As for policy recommendations, Hamilton talks about a ten-year effort to wean Australia off China. It is part of a larger debate which has also captured Washington’s attention: Does engagement with China still make sense? Nixon’s opening to China launched a decades-long bipartisan consensus in Washington in favor of engagement, but this is increasingly being questioned, including in the Trump Administration’s National Security Strategy. Hamilton does not engage in that debate directly, although his answer clearly leans toward the negative. The tricky question for policymakers is how to keep some positive aspects of engagement with China without succumbing to the fatalistic, preemptive obedience which Hamilton rightly mocks, and without perceiving China as the inevitable enemy either.
Hamilton also primarily emphasizes punitive responses to counter the United Front Work Department. In my view, a civil rights type protection is also needed to shield democratic citizens—particularly those of Chinese origin who may be particularly susceptible to pressure from Beijing—from foreign authoritarian influence. This demands much less of the hands-off attitude toward Chinese-majority communities that often prevails among Australian law enforcement. But it also demands that we not place all citizens of Chinese origin under automatic suspicion. Such an approach would be counterproductive and would play neatly into Beijing’s hands.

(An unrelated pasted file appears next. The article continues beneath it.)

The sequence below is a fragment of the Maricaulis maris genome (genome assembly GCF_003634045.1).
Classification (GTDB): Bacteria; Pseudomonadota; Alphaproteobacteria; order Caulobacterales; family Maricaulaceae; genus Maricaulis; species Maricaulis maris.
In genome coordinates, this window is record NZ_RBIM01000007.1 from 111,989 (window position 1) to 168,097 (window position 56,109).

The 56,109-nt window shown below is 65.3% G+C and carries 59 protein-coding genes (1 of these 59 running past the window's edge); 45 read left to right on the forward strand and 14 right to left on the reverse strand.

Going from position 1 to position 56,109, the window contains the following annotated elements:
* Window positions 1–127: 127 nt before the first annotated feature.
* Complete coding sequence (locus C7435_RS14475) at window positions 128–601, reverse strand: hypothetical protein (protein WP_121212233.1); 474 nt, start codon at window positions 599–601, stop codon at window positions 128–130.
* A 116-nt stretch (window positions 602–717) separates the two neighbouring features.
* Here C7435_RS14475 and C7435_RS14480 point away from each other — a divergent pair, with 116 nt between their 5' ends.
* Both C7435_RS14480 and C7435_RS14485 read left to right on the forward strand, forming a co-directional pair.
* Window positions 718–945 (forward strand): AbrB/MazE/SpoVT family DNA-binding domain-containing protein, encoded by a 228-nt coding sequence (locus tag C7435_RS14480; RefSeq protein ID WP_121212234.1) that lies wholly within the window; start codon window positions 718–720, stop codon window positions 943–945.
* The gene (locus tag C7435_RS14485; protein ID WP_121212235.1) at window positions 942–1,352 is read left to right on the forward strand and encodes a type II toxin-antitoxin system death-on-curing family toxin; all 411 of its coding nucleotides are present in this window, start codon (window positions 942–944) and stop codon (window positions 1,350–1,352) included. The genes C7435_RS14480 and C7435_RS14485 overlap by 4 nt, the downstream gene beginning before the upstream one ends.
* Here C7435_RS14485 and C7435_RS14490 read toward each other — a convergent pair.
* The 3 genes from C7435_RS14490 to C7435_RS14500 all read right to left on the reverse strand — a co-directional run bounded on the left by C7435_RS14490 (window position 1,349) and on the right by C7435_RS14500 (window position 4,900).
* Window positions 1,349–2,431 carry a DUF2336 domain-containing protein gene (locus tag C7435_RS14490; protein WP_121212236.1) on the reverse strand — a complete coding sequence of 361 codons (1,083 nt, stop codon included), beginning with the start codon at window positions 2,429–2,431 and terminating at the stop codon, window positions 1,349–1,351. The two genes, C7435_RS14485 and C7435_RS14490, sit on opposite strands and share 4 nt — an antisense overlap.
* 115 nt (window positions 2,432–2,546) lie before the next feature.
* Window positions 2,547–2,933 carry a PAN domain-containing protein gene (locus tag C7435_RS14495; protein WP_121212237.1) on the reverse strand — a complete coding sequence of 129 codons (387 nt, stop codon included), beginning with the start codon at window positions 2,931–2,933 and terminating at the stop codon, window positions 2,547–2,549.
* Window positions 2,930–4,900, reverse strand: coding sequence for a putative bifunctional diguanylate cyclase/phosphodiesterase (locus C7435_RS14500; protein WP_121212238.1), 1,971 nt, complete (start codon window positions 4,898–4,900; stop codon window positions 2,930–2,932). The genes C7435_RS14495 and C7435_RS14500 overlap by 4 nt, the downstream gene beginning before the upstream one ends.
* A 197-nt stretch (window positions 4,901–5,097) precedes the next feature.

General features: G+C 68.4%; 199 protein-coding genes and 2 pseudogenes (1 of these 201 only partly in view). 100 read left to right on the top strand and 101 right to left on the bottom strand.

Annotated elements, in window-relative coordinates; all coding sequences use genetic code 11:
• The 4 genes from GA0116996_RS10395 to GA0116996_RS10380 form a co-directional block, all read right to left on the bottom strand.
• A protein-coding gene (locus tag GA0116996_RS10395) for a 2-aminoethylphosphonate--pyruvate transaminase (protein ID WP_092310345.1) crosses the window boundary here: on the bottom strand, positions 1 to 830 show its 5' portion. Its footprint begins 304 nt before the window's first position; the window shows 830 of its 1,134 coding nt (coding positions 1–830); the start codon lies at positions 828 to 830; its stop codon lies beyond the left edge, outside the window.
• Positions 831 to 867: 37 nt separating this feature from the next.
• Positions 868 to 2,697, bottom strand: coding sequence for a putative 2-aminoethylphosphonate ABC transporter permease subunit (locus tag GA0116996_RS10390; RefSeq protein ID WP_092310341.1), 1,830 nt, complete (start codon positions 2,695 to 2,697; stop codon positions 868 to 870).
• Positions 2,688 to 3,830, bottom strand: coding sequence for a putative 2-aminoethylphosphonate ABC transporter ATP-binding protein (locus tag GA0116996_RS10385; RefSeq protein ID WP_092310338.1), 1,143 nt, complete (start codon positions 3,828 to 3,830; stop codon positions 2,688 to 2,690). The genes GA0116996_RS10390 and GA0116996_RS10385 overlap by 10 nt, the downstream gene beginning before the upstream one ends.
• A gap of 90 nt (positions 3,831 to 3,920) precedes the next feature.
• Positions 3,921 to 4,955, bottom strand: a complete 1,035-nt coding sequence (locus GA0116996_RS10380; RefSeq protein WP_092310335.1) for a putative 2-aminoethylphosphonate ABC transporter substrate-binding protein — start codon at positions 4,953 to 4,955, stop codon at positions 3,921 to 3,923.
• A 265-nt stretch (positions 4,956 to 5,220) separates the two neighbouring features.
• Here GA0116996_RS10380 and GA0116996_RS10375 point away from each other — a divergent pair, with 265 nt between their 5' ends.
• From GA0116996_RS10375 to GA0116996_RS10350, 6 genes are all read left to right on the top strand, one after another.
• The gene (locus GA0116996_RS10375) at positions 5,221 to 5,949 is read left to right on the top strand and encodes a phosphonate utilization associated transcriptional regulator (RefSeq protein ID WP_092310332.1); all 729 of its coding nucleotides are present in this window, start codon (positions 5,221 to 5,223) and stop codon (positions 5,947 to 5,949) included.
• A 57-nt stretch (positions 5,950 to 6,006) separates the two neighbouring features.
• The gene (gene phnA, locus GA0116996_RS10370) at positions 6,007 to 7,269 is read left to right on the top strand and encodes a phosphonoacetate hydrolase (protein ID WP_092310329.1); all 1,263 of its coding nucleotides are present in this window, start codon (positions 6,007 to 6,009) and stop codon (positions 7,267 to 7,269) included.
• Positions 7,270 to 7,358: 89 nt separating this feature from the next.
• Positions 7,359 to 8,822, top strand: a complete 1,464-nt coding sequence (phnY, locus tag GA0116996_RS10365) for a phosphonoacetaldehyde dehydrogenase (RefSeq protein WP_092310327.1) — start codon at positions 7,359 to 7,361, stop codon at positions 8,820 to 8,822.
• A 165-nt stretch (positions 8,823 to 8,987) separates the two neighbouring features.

The foreign interference laws currently being debated in Australia’s parliament are a case in point. International human rights organizations such as Human Rights Watch, who might otherwise share the goal of curbing Chinese party-state influence aimed at intimidating dissidents abroad, find the current proposal too broad and sweeping, even potentially affecting their own ability to function in Australia.
This shows the need for finely tuned policy recommendations, where the nefarious elements of Chinese party-state influence are singled out and carefully targeted.1 The United States, too, needs a check-up: The last public debate and report on this issue was in the late 1990s, during the Clinton Administration’s “Chinagate” controversy. China has only grown in determination, resources, and capabilities since then, as the revelations of CCP influence in Australia prove.
Let’s hope that the sunlight shed on Chinese party-state influence operations in Australia can bolster a democratic revival locally and globally. In the years to come, we will all need to become much more color-perceptive about Beijing’s efforts to paint the world in 50 shades of red.
1 My colleague Belinda Li and I attempt to do just that in an upcoming report for the Hudson Institute on how to deal with Chinese Party-state influence in American democracy.